David Measures

David Measures is the Audubon of butterflies. For over thirty years he has been painting them on the wing (rather than from dead specimens pinned on a tray) - an extremely difficult thing to do. He observes the behaviour and different characteristics of all the British species in the same way that Audubon studied the birds of America, travelling the country to search for them and paint them as they would appear in their natural habitat. Measures celebrates natural life threatened with extinction.  He became, without in any way intending to be, one of the leading artists of our time. (He eschews art: it's always the by-product of a pursuit.) His work inspired Darren Woodhead (see below).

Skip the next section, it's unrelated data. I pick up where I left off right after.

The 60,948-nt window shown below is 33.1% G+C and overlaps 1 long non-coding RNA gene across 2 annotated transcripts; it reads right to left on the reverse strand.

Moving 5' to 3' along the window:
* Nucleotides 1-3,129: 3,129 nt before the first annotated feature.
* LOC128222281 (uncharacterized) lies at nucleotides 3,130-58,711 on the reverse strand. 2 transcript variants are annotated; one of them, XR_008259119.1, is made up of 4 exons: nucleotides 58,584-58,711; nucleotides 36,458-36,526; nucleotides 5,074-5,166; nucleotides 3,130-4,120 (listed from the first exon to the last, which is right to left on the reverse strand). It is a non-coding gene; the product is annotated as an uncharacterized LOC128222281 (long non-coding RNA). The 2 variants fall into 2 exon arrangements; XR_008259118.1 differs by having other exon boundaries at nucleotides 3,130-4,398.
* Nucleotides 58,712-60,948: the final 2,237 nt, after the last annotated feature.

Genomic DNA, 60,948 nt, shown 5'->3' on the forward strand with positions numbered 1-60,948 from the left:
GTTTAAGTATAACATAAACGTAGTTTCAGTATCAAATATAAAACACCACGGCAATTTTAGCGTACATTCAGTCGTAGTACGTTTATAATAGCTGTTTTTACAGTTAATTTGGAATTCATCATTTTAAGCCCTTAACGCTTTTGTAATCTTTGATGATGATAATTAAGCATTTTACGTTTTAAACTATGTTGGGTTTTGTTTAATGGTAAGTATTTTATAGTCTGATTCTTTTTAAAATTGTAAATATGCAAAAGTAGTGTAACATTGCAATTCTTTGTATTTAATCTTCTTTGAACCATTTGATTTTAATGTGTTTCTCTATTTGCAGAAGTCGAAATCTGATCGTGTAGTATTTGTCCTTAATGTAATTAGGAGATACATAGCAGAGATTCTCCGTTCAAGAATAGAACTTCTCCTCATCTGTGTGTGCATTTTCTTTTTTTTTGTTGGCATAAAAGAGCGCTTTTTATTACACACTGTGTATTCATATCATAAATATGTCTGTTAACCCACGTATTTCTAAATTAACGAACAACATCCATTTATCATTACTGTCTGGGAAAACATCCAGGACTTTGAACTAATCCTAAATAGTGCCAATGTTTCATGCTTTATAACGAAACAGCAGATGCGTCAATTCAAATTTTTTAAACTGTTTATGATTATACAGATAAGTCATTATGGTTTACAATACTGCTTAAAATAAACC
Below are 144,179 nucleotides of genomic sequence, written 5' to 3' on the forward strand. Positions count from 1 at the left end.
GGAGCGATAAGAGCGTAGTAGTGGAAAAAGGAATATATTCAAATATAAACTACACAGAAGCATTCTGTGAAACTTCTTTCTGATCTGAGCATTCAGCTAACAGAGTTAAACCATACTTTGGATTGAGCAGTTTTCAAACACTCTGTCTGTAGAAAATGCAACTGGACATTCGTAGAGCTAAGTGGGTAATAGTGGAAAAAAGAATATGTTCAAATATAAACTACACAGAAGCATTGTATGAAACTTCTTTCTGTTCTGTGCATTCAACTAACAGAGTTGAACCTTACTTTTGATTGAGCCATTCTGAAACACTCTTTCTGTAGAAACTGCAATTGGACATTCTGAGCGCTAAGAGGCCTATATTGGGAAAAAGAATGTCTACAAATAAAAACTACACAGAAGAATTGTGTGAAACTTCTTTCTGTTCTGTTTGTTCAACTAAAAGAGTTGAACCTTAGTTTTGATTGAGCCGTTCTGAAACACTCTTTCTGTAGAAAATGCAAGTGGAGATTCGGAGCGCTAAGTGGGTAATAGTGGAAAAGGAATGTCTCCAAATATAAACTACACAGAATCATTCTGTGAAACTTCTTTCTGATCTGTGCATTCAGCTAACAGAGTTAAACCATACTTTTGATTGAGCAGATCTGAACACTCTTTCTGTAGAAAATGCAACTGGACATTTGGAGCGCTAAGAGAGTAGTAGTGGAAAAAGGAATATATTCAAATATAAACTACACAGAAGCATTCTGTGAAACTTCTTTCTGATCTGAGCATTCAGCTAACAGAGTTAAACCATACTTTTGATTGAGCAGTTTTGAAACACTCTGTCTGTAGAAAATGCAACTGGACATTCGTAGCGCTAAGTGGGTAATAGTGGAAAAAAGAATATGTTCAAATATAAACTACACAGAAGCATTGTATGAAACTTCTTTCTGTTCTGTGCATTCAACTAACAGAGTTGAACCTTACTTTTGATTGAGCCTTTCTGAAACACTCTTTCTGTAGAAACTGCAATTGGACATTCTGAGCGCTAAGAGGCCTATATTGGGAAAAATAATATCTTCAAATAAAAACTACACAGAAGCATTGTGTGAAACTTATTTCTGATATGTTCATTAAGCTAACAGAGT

When he isn’t painting butterflies, hares and other animals, David Measures paints landscape. What can one do with all these eyefuls of delight that nature slops out everywhere, like a water carrier with a pail too full?  His solution is to capture them on sheets of paper, bright colours brushed, rolled and shoved about, smudged, stained and run, shades and lines and streaks of light, till he carves out a space that is luminous and full, mirroring out there the radiance embraced within his retina. The painting stops when the mind’s eye opens, like a butterfly’s wings, and the leaf of light-filled space looks startlingly complete.  A moment has been caught that goes on living.

For more information please visit: www.thelandgallery.com

Short Sharp Showers  October 1994
watercolour and gouache on paper

Peacock, Red Admiral and Painted Lady  29 August 1996
watercolour and ink on paper